Moral Argument (Proof God Exists)

"Even Gentiles, who do not have God's written law, show that they know his law when they instinctively obey it, even without having heard it." (Romans 2:14)

Premise 1 – If God does not exist, then objective moral values and duties do not exist
Premise 2 – Objective moral values and duties do exist
Conclusion – Therefore, God exists

1. There are two different types of truths. First let's define the two:
  1. Subjective truth - is dependent on personal opinion or belief. For example, "my favourite colour is yellow" is a subjective truth; a personal preference. 
  2. Objective truth - is grounded in something outside of the person. For example, “Canberra is the capital of Australia” is an example of an objective truth. It is a fact about the country of Australia, and it would be true even if I wanted to believe it was something else. 
So Premise 1 says that objective moral values and duties (objective truths) would not exist without God. If we were to imagine what it would be like without God, and that evolution were true, then humans would just be the products of evolution, just as animals are, and there would be no qualitative difference between the two. Natural selection would reinforce behavior that leads to personal or group survival. If the evolutionary worldview were true, we would be advanced animals acting on chemical impulses. Absolute moral standards would not exist. Therefore, Premise 1 is certainly true.

Many evolutionists acknowledge that evolution does not provide a basis for morality. William Provine, evolutionist and biology professor at Cornell University, states, 
No ultimate foundations for ethics exist, no ultimate meaning in life exists, and free will is merely a human myth. 
Thus, if evolution is true, then there can be no universal moral code that all people should obey.

2. There is a universal Moral Law- 
What does the unbeliever mean by ‘good,’ or by what standard does the unbeliever determine what counts as ‘good’? Dr. Greg Bahnsen (Christian philosopher)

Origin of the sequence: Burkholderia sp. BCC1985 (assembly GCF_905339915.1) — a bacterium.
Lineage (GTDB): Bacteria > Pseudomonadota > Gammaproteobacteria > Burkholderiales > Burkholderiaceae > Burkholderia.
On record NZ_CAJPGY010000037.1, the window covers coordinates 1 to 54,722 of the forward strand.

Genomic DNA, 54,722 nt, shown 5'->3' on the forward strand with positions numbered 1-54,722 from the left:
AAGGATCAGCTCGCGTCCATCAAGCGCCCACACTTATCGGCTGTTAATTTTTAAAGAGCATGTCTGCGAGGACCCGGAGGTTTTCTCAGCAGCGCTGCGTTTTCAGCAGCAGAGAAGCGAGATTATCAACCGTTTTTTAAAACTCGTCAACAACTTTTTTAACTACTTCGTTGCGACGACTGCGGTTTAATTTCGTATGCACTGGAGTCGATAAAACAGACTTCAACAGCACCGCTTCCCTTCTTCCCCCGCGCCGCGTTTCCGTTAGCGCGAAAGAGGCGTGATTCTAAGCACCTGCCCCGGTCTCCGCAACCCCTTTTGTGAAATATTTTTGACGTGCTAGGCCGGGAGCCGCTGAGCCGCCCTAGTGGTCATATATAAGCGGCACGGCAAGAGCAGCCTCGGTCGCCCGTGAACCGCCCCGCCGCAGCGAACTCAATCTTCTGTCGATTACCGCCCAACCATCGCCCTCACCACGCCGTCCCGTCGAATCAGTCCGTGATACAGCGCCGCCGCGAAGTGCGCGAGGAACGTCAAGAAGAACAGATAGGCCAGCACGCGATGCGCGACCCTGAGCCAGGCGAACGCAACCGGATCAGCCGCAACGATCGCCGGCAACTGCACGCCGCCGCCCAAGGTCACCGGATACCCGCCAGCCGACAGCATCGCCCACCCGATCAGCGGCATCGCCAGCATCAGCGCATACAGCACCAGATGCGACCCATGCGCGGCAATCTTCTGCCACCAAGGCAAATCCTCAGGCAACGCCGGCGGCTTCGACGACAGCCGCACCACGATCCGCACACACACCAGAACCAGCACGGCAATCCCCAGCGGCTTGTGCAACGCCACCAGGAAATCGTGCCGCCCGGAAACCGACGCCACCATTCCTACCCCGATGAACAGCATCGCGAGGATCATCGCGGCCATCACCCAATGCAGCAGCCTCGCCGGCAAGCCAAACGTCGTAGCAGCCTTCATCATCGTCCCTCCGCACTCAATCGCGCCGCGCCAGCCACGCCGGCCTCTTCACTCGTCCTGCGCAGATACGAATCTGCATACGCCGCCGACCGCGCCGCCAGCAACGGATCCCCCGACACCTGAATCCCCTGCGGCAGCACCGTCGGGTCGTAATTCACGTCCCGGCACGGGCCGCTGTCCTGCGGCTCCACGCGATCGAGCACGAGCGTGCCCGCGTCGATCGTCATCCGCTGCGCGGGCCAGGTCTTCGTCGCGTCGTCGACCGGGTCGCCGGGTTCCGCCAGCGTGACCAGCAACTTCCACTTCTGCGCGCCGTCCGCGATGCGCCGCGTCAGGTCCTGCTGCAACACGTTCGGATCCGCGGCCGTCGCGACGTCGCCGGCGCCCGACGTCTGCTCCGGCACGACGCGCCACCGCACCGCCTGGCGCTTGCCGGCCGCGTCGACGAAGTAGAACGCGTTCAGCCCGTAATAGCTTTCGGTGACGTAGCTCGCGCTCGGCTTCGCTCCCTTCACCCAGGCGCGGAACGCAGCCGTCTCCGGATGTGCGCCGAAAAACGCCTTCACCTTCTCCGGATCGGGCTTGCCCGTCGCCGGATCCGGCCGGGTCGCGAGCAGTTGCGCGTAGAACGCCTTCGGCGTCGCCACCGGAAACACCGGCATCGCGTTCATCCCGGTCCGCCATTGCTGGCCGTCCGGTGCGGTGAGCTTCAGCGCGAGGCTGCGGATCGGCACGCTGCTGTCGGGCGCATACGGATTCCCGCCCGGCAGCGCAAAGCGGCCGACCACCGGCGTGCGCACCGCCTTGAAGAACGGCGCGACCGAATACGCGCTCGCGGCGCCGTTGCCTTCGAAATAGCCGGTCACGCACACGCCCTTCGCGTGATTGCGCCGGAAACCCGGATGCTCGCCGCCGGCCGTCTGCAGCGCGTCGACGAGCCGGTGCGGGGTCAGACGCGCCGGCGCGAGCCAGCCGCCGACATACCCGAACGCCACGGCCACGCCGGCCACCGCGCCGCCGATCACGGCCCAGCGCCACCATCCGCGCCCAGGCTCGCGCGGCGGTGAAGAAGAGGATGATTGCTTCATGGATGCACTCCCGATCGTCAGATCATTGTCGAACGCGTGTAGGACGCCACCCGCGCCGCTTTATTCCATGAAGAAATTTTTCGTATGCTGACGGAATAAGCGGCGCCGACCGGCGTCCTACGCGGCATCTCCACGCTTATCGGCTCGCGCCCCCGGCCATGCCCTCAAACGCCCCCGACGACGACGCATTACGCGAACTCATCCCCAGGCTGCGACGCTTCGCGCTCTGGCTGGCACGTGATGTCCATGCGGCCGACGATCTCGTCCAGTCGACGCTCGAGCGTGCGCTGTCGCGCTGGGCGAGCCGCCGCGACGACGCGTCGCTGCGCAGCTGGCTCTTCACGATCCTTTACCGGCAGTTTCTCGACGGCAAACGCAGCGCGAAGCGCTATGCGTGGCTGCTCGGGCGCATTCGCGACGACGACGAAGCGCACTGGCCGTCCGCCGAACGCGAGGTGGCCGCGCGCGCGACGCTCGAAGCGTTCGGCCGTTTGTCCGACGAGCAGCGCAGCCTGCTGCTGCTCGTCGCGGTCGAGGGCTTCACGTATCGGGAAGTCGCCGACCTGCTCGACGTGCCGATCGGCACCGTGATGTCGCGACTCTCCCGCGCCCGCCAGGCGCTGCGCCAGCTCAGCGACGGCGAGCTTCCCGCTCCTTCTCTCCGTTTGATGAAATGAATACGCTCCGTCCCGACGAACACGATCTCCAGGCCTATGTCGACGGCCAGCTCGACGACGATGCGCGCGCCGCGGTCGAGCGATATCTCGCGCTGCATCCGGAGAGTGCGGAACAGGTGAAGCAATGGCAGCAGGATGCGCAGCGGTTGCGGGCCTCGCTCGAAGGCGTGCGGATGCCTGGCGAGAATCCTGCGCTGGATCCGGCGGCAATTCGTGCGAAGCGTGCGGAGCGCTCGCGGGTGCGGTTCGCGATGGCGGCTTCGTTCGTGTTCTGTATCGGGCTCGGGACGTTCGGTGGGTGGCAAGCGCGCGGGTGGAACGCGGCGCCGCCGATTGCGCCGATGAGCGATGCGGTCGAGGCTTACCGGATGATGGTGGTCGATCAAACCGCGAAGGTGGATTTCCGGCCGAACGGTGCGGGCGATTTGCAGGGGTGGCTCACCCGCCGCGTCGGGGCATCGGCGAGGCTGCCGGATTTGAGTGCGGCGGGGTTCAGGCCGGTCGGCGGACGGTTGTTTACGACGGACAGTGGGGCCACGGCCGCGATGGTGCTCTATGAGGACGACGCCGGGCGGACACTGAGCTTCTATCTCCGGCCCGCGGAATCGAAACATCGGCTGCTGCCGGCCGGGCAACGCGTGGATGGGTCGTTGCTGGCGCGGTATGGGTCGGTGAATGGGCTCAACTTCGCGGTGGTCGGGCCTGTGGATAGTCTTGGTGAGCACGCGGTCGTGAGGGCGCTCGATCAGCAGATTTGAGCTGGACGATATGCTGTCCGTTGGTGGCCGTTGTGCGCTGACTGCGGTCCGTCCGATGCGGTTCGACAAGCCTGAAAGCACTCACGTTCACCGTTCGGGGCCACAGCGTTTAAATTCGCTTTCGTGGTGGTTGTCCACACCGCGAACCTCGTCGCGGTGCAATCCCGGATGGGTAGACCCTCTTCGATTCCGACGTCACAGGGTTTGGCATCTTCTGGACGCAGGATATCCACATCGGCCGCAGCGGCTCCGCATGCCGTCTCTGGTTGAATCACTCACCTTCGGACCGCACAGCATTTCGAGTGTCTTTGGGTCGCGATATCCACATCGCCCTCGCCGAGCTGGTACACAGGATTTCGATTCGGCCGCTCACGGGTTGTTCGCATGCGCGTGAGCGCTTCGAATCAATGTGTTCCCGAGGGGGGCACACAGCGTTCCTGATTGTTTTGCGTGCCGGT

How do we know what “good” is? How do we know what “evil” is? Each of us are born with an innate sense of morality, each fundamentally knowing what is right and wrong. We all have within us the sense of right behavior and character. Every person on earth has this strange idea that they should behave in a certain way, and cannot really get rid of it. This is called the Moral Law. There are moral facts such as, “lying is wrong”, or “murder is wrong” that almost everyone would agree with. If there are no objective truths, then who is to say that Hitler was objectively morally wrong? The universe has a real law, which none of us made! Humans have an intuitive sense of right and wrong, and it is incredible to consider that no matter time, culture, geographic location, or people, the Moral Law has been universally acknowledged.

3. If there is a universal Moral Law, there is a Moral Law-giver- There can’t be something that is being carried unless there is something else that is carrying it. There can’t be something that is popular unless there are lots of people that like it. Commands are the exact same; commands can’t exist without something else existing that commanded them. Evolutionists might argue that the Moral Law can be created without God, however, this thinking is irrational and results in ridiculous explanations to try and explain away. If it was possible for everyone to create his or her own morality, then no one could judge the morality of others. How could we argue that it is wrong for others to murder if morality is determined by our “own feeling” and we have no starting foundation? But there is an objective Moral Law, and none of us made it, therefore there must be something else that produced the Moral Law, a Moral Law-giver.

4. If there is a Moral Law-giver, it must be something beyond the universe- The Moral Law-giver is either part of the universe or something beyond. We would be able to observe moral facts, and the reality or power behind moral facts, via scientific inquiry if it is part of the universe, and we know that can't be done. That leaves the only alternative - the Moral Law-giver is “beyond” or “behind” the universe. 

Therefore, there is something beyond the universe... 

Together with the the cosmological argument, this would give us proof that there is a perfect, necessary, and eternal being that created the universe with life in mind and has the authority to tell us how we are to run it. Apart from biblical creation, morality has no justification.

If someone were trying to disprove the moral argument, he’d have to use the moral laws in his attempt, thereby refuting himself. 
I hold that belief in God is not merely as reasonable as other belief, or even a little or infinitely more probably true than other belief; I hold rather that unless you believe in God you can logically believe in nothing else. - Cornelius Van Til (1895–1987) [Christian philosopher and theologian] 

  1. Van Til, Cornelius. “Why I Believe in God.” Philadelphia: Committee on Christian Education, Orthodox Presbyterian Church, n.d.